Comparison is such a tricky, sneaky, divisive tool of the enemy. It’s also essential in many parts and purchases in life. It’s smart to compare prices and research for the smartest choice. But the torment of comparison that we put on ourselves and those we love is in no way beneficial.
I have struggled with comparison as long as I can remember. I was raised by special needs parents and a very strong, controlling grandmother. My family was far from “normal,” and I believed I was less than as a result. My grandmother sacrificed her latter years for my sister and I. She was the greatest woman I will ever know! At the same time, she did put a good degree of comparison on us. Needless to say, we tried – but never really measured up – to the standard she had set.
I found out I was pregnant at 18 with our oldest son, and believe you me, telling my grandmother was brutal. Being pregnant and unmarried was not on her list of high expectations for me. She couldn’t contain her disappointment and really, who could blame her? She had made her life’s goal to try to over-compensate for my parents disabilities. Little did I know that God would use this, her, my young pregnant body to reveal His unconditional love and amazing grace in order to change my life.
When I became a mom 4 times over, comparison was sadly a parenting tool of mine. I really don’t believe most parents do it intentionally. I was working hard as a mom/minister’s wife to try to earn respect and make up for my past. It’s an ugly, sneaky way of thinking that steals your peace, rest and right perspective. I’m sad to say that it took me much longer than I thought to recognize and overcome it. My 2 older children really paid the price for this bondage. Thankfully, they are very wise and full of grace for my mistakes.
Comparison sneaks in a number of ways. When you are a young, new mom and you go to the pediatrician, there is the infamous chart. That chart can become your gauge for failure and success as a mom. With 4 kids, I had all shapes and sizes. I remember the “chart” telling my Tyler that he was too big and Emily that she was way too little. In reality, they were both healthy and right on course.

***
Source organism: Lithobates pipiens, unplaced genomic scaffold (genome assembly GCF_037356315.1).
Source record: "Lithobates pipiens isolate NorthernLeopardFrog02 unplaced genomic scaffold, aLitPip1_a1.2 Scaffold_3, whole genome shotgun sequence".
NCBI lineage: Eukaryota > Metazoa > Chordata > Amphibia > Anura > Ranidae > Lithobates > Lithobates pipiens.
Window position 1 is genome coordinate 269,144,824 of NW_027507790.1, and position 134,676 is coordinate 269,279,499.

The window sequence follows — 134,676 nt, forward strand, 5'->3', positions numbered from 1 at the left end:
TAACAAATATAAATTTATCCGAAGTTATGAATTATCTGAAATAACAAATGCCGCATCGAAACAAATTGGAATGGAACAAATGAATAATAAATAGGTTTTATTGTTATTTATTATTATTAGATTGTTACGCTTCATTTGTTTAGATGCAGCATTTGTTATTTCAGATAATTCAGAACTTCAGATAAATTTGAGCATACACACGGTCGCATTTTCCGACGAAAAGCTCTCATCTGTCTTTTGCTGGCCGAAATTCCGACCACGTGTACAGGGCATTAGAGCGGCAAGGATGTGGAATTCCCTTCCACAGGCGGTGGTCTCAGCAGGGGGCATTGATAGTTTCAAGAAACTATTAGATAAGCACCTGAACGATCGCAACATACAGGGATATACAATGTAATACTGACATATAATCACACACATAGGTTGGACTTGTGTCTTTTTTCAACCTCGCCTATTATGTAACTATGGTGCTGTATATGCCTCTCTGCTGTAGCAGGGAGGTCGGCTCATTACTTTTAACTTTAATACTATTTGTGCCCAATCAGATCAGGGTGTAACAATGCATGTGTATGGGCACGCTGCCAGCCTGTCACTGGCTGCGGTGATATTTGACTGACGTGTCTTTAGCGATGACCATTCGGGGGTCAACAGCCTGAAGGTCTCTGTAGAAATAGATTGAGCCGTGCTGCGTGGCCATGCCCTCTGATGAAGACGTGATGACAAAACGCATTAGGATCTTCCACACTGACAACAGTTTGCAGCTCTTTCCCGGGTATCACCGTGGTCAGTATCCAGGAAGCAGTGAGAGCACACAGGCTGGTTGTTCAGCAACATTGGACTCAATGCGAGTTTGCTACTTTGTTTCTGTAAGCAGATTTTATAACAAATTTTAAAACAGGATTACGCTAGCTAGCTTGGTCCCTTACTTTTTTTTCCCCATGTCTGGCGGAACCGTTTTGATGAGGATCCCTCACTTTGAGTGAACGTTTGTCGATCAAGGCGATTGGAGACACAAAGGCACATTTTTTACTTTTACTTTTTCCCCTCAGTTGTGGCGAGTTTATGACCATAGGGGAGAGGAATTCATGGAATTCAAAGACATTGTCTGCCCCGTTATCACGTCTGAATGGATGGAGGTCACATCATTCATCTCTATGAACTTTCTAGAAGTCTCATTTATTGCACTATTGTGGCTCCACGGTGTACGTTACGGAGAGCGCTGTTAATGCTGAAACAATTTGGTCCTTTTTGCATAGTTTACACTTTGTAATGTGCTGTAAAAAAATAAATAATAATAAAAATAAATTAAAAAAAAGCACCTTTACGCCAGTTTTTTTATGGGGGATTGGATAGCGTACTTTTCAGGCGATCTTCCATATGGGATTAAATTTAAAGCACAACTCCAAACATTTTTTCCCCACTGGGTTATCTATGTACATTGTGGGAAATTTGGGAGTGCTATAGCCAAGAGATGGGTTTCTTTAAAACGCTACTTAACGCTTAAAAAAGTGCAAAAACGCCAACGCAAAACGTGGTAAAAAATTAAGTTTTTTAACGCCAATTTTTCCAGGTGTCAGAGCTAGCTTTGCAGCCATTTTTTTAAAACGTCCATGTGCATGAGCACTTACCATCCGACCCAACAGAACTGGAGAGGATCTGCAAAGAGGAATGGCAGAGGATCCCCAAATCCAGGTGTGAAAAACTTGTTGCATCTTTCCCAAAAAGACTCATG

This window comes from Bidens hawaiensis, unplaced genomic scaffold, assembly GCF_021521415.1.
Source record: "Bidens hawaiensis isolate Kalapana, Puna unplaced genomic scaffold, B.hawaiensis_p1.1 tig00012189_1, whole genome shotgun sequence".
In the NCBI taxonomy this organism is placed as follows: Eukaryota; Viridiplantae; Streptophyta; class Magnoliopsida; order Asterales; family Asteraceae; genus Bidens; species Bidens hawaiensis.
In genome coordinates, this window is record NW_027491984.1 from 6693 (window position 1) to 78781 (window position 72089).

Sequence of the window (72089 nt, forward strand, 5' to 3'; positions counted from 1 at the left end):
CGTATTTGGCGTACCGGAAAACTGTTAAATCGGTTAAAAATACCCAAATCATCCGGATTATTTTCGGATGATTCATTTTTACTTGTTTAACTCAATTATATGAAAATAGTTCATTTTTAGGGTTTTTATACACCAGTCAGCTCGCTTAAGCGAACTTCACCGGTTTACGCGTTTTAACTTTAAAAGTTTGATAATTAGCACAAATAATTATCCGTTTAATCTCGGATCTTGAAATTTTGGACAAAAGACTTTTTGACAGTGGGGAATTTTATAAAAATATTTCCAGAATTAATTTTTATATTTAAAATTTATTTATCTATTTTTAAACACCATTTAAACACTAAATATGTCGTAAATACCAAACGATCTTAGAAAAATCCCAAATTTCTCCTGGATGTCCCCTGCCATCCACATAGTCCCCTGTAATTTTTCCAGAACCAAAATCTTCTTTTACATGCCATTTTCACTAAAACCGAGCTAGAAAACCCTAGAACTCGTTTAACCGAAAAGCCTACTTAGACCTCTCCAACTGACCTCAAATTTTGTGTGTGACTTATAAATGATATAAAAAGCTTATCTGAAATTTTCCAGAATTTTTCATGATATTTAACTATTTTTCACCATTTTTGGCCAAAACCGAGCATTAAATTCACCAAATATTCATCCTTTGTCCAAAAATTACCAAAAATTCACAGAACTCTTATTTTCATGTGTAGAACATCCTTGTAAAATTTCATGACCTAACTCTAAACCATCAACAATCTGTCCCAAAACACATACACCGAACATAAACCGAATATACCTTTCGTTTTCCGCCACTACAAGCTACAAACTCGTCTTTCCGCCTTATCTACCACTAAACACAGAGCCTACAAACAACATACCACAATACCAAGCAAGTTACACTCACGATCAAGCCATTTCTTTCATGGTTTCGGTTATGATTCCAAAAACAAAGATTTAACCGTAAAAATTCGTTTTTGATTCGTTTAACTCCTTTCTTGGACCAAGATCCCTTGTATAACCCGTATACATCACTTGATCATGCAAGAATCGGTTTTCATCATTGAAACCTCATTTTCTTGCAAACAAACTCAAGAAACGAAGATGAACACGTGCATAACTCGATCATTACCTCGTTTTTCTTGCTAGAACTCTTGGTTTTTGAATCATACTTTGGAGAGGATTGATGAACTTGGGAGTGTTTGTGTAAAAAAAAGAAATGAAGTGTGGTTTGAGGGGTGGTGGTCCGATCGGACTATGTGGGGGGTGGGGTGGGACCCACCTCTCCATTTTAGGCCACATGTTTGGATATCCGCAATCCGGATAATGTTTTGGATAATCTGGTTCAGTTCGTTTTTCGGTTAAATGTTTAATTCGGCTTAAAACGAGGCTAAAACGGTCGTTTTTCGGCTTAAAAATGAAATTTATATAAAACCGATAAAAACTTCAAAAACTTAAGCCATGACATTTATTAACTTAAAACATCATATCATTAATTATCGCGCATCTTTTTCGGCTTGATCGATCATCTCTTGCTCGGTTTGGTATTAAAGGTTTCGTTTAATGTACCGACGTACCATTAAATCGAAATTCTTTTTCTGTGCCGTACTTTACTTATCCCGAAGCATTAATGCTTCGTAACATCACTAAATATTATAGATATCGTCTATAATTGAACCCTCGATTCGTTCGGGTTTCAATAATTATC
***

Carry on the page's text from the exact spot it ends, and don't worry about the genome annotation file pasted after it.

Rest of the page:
Social media is another very sneaky, trendy door for comparison. I am so glad social media didn’t exist when my kids were younger, or they would have gotten an even harder dose of comparison. I recently talked to a precious, young momma who was completely stressed out because her 1 year old wasn’t walking. She was tired of seeing all the posts about babies his age doing more than he is, and said “I’ve had it and I’m unfollowing all of these moms.”
I had to make a hard confession a few years back to a long-time friend. In bible study one Thursday morning, the Holy Spirit showed me that I was jealous of her child’s success. I love her and her child and have known them since our kids were 3. I repented under my breath, and He just wasn’t having it. I went to her after bible study and confessed. She was gracious, and I was freed up!
Consider your life and family. Could it be that you even unintentionally have put comparison on them or yourself? Maybe it’s the awards programs at school, sports, potential colleges, who and how many friends they have – but the good news is we can put an end to it and put ourselves and families out of misery.
Comparison gets in full swing just about the time you find yourself unsatisfied, restless and jealous. It’s not exclusive to parenting either. How about your marriage, home, cars, jobs, and even friends? You can even take jealousy/comparison to a whole new level with the online world. How popular people are on Facebook, Twitter, Instagram – I recently heard you can even buy more followers? What?!
No matter where you and your family are in life, it’s your life not anybody else’s. You are an individual, and you have a chosen identity in Christ. “Godliness with contentment is great gain,” 1 Tim 6:6.
We can choose to celebrate with people when they get what we didn’t. More importantly, we can impart confidence and purpose to our children when we aren’t caught up in other people’s purpose. Thankfully, the Father doesn’t compare me to you – or my family to yours. Let’s do ourselves a favor, and do away with comparison.